Unedited documents show how Google tricked users into sharing private data – BGR

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Google has added various privacy enhancements to its services and apps over the past few years, but it wasn’t just of its own volition. Google’s own data breaches forced the company to reconsider some of its practices. Then there is Apple’s massive interest in security and privacy, which has forced Google to develop suitable functions for Android and its apps.

But it seems that Google never wanted users to have so much freedom about certain aspects of their privacy. Newly unedited documents in a lawsuit against Google have shown that the search giant has made it almost impossible for users to keep location data secret from Google. Location is one of the most sensitive privacy issues for Google as the company was recently caught collecting user data from people who believed their privacy settings would not allow it.

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The Arizona Attorney General sued Google last year over the company’s data collection practices. Some of the documents from the case have been edited. Business Insider reports that a judge ordered last week that new sections of documents should not be edited in response to a request from trading groups Digital Content Next and News Media Alliance. They argued that it was in the public’s interest to know that Google is using its legal resources to hide details about its data collection practices from the public.

The unredited documents show that Google has gone to great lengths to ensure that location data can be collected, that phone providers have made it possible, and that users have had a hard time figuring out how to prevent their home location data from being accessed Google will be passed on.

The former vice president of Google, who oversaw Google Maps, told Jack Menzel during a filing that Google could only find out where a user lived and worked if that person had deliberately tried to turn Google off by configuring fake addresses for those locations. Jen Chai, Google’s senior product manager responsible for location services, didn’t even know how Google’s various privacy settings interact with one another.

The documents also show the various methods that Google uses to collect user data. This includes Wi-Fi data and third-party apps that are not affiliated with Google. Users may need to share certain data in order to use these apps or to simply connect their phones to Wi-Fi.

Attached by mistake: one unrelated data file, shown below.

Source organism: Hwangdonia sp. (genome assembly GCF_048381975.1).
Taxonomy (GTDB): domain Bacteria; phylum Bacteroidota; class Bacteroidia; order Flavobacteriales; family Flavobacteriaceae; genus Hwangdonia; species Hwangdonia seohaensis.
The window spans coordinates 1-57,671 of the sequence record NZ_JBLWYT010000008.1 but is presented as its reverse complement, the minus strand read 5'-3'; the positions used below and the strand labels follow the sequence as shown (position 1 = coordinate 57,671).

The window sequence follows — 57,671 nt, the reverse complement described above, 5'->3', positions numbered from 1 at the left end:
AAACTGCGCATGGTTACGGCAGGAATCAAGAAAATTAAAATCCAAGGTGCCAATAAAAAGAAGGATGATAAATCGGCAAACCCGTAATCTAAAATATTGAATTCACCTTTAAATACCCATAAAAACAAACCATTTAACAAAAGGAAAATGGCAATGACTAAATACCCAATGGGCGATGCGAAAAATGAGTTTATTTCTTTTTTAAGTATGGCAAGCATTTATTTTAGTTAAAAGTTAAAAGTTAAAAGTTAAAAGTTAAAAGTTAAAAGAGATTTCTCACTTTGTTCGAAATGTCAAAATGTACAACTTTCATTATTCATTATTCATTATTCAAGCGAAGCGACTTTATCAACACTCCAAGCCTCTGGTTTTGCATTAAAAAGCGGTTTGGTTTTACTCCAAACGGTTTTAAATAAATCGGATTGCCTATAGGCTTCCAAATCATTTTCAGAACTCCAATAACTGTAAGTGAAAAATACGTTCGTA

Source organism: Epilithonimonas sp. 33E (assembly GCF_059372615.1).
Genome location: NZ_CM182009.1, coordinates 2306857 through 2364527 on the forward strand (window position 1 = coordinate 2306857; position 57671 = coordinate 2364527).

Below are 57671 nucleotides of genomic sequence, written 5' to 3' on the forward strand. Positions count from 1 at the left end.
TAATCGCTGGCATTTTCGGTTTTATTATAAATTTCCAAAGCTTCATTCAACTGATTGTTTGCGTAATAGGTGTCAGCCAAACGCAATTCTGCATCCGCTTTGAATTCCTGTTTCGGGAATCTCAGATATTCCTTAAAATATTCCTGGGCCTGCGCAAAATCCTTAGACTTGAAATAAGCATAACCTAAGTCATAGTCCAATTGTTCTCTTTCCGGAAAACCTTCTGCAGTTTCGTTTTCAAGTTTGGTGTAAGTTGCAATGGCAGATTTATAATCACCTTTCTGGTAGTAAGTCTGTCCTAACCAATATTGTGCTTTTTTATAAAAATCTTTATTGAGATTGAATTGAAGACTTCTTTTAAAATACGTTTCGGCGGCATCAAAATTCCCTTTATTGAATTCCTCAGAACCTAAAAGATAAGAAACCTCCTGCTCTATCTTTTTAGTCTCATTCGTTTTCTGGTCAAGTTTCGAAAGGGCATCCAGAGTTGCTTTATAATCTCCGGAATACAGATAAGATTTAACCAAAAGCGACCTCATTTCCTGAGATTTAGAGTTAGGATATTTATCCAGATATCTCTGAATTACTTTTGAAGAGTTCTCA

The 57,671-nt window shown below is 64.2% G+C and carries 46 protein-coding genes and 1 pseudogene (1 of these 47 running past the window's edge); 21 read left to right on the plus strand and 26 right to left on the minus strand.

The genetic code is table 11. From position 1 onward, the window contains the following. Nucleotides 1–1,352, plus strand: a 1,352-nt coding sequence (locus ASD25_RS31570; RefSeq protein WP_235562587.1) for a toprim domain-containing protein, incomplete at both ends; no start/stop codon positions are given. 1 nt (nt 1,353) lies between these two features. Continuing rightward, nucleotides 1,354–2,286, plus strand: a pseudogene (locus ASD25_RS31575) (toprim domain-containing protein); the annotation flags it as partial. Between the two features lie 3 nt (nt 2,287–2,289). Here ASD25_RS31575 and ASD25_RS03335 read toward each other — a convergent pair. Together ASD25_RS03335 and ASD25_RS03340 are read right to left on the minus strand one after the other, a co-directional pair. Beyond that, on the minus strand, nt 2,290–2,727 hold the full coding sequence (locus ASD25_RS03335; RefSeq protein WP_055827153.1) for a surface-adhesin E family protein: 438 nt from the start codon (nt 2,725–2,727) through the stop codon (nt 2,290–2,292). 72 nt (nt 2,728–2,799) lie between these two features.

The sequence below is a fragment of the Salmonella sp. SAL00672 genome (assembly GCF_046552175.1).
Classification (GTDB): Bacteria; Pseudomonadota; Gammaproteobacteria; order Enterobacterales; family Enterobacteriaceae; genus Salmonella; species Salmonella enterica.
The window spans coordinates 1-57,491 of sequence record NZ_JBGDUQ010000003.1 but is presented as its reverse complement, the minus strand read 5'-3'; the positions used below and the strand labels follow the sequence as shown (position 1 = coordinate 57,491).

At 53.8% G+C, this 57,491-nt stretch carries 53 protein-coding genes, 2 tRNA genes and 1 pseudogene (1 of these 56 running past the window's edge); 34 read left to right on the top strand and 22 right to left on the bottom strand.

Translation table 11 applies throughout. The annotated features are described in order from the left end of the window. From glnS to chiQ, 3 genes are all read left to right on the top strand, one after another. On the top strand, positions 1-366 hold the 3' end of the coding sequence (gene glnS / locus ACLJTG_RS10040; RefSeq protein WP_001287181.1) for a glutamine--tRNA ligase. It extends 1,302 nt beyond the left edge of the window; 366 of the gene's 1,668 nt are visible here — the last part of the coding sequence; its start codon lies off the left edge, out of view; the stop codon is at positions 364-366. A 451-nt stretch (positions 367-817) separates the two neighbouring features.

Here’s a comment from a Google employee that Google pulls data from third-party apps:

So there is no way to assign your location and not Google to a third-party app. That doesn’t sound like something we’d want on the cover of [New York Times].

The report says that Google tested versions of Android that made it easier to find privacy settings. Unsurprisingly, users took advantage of them. This was a “problem” for Google, so the problem has been addressed by hiding the settings deeper in the menus.

In addition, Google tried to convince smartphone manufacturers to hide location settings “through active misrepresentation and / or obfuscation, suppression or omission of facts”.

The documents show that Google employees have realized that the company is aggressively collecting data from users, which may affect the business.

“Mistake # 2: * I * should * be able to get * my * location on * my * phone without giving that information to Google,” said one employee. “That’s how Apple might eat our lunch,” they added. Apple was “much more likely” that users could use location-based apps without getting the same data.

It is unclear whether any of the methods for collecting location data described in these unedited documents are still in use at Google.

Google has improved the way location data is managed in newer versions of Android in response to Apple’s method of processing location data on iPhones. Android 12 displays a privacy dashboard that shows all the apps that are accessing the user’s location, including Google’s own apps.

However, Google isn’t ready to meet Apple’s more aggressive iPhone privacy functions just yet. Google’s privacy labels won’t be introduced until 2022 at the earliest. And Google probably won’t be copying the best iPhone privacy feature yet, which lets users decide whether apps can track them across other apps anytime soon.

Despite Google’s obvious linchpin for privacy over the past few years, we’ve pointed out a number of initiatives that felt more like privacy-related marketing tricks than real features that would completely prevent users from being tracked. The latest controversial data protection decision by Google concerns Chrome’s new FLoC tracking technology, which is intended to replace third-party cookies.

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